Bob Woodward, the veteran reporter for The Washington Post, has suggested that the White House threatened him over a recent story in which he accused President Obama of "moving the goal posts" by demanding a balanced package of tax revenues and spending cuts to replace the sequester. In an interview with Politico, Woodward revealed an email from an unidentified administration official that read, "You're focusing on a few specific trees that give a very wrong impression of the forest. But perhaps we will just not see eye to eye here... I think you will regret staking out that claim."
"Woodward repeated the last sentence, making clear he saw it as a veiled threat," write Politico's Mike Allen and Jim VandeHei. Woodward goes on to say, "I've tangled with lots of these people. But suppose there's a young reporter who's only had a couple of years' — or 10 years' — experience and the White House is sending him an email saying, 'You're going to regret this.' You know, tremble, tremble. I don't think it's the way to operate."
Firstly, there's the obvious point that it may not have been a threat at all. As Ben Smith at BuzzFeed writes:
Am I crazy to read "regret" here as "regret being wrong"? This is something flacks yell at reporters a lot. politi.co/Xk1NOJ
— Ben Smith (@BuzzFeedBen) February 28, 2013
And what on earth is Woodward implying? That chief of staff Denis McDonough will be waiting for him with a garrote in a dark alley?
Secondly, Woodward's highly public accusation against the White House, which he repeated for good measure on CNN, comes amid much mockery of his "goal post" analysis. According to Woodward, Obama can't ask for a balanced deficit-reduction package because he initially agreed that the sequester — $1.2 trillion in across-the-board spending cuts that are set to start taking effect on Friday — would be composed only of spending cuts. One look at the sequester legislation, which passed with grudging support from both Democrats and Republicans, shows that Woodward is factually incorrect. As Brian Beutler at Talking Points Memo explains:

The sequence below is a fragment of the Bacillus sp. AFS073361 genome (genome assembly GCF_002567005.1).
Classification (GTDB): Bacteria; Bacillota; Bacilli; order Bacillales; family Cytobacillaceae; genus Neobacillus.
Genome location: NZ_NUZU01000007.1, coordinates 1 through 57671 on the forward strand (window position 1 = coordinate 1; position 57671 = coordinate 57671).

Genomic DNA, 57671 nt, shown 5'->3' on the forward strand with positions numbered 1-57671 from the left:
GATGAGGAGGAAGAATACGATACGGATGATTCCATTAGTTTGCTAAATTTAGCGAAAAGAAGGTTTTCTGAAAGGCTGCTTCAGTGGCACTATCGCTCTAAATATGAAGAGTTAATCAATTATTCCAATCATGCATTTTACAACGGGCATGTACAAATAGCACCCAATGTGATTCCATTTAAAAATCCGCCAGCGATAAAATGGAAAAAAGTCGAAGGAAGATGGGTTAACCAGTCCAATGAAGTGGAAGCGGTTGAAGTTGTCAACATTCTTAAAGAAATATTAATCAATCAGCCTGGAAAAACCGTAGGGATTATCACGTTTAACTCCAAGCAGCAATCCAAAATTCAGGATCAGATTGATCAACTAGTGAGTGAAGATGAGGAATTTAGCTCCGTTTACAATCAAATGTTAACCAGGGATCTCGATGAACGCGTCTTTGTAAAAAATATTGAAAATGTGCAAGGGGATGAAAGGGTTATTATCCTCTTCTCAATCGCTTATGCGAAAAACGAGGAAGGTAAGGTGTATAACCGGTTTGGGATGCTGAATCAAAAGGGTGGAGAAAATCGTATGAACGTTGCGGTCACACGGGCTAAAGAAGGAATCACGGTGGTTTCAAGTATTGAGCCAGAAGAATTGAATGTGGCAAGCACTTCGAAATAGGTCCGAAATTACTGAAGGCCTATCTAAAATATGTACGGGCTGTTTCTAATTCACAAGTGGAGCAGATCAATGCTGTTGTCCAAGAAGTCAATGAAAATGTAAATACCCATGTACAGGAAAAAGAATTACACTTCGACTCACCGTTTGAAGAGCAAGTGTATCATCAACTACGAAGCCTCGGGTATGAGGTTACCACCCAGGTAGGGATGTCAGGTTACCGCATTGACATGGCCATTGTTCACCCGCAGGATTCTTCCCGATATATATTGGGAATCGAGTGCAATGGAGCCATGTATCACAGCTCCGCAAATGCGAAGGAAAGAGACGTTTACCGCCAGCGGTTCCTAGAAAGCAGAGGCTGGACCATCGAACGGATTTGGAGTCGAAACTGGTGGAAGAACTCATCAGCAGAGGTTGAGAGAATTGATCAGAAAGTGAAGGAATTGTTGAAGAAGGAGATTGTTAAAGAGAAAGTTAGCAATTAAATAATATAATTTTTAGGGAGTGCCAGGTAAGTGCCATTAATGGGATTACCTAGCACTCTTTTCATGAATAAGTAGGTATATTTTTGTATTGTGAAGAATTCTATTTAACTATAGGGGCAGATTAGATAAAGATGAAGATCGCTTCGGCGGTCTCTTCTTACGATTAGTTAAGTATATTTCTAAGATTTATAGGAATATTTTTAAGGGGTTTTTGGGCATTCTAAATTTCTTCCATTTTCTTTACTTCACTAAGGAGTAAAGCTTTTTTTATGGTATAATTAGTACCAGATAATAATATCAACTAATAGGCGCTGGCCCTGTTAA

But in this case Woodward is just dead wrong. Obama and Democrats have always insisted that a balanced mix of spending cuts and higher taxes replace sequestration. It's true that John Boehner wouldn't agree to include new taxes in the enforcement mechanism itself, and thus that the enforcement mechanism he and Obama settled upon — sequestration — is composed exclusively of spending cuts. But the entire purpose of an enforcement mechanism is to make sure that the enforcement mechanism is never triggered. The key question is what action it was designed to compel. And on that score, the Budget Control Act is unambiguous.
First: "Unless a joint committee bill achieving an amount greater than $1,200,000,000,000 in deficit reduction as provided in section 401(b)(3)(B)(i)(II) of the Budget Control Act of 2011 is enacted by January 15, 2012, the discretionary spending limits listed in section 251(c) shall be revised, and discretionary appropriations and direct spending shall be reduced."
Key words: "Deficit reduction." Not "spending cuts." [Talking Points Memo]
In other words, Woodward has betrayed a deeply embarrassing misunderstanding of the sequester. His story has, however, made him a favorite among Republicans, not least because he also identifies the Obama administration as the originator of the sequester idea. (Whether it matters that the White House came up with the sequester, given that Republican leaders signed off on it, is another matter.) His latest accusation, weak as it is, has already led conservatives to reach some damning conclusions about the president. "Barack Obama is becoming the Democrats' Richard Nixon," proclaims Erick Erickson at Red State.
In addition, Woodward apparently has the support of Politico, which has, amazingly, bought his cringe-worthy analysis wholesale. Allen and VandeHei write, "It was [Obama's] own staff that proposed sequestration, and the tax hikes he now proposes — aimed at replacing half of the cuts — were never part of that very specific plan."
This is mindlessly obtuse. It is surreal to see it printed. And it only bolsters criticisms that Politico is more interested in ginning up controversy than reporting the issues with seriousness.
Allen and VandeHei go on to say that "the Obama White House is out to discredit" Woodward. Sorry, but the only one who has discredited Bob Woodward in this case is Woodward himself.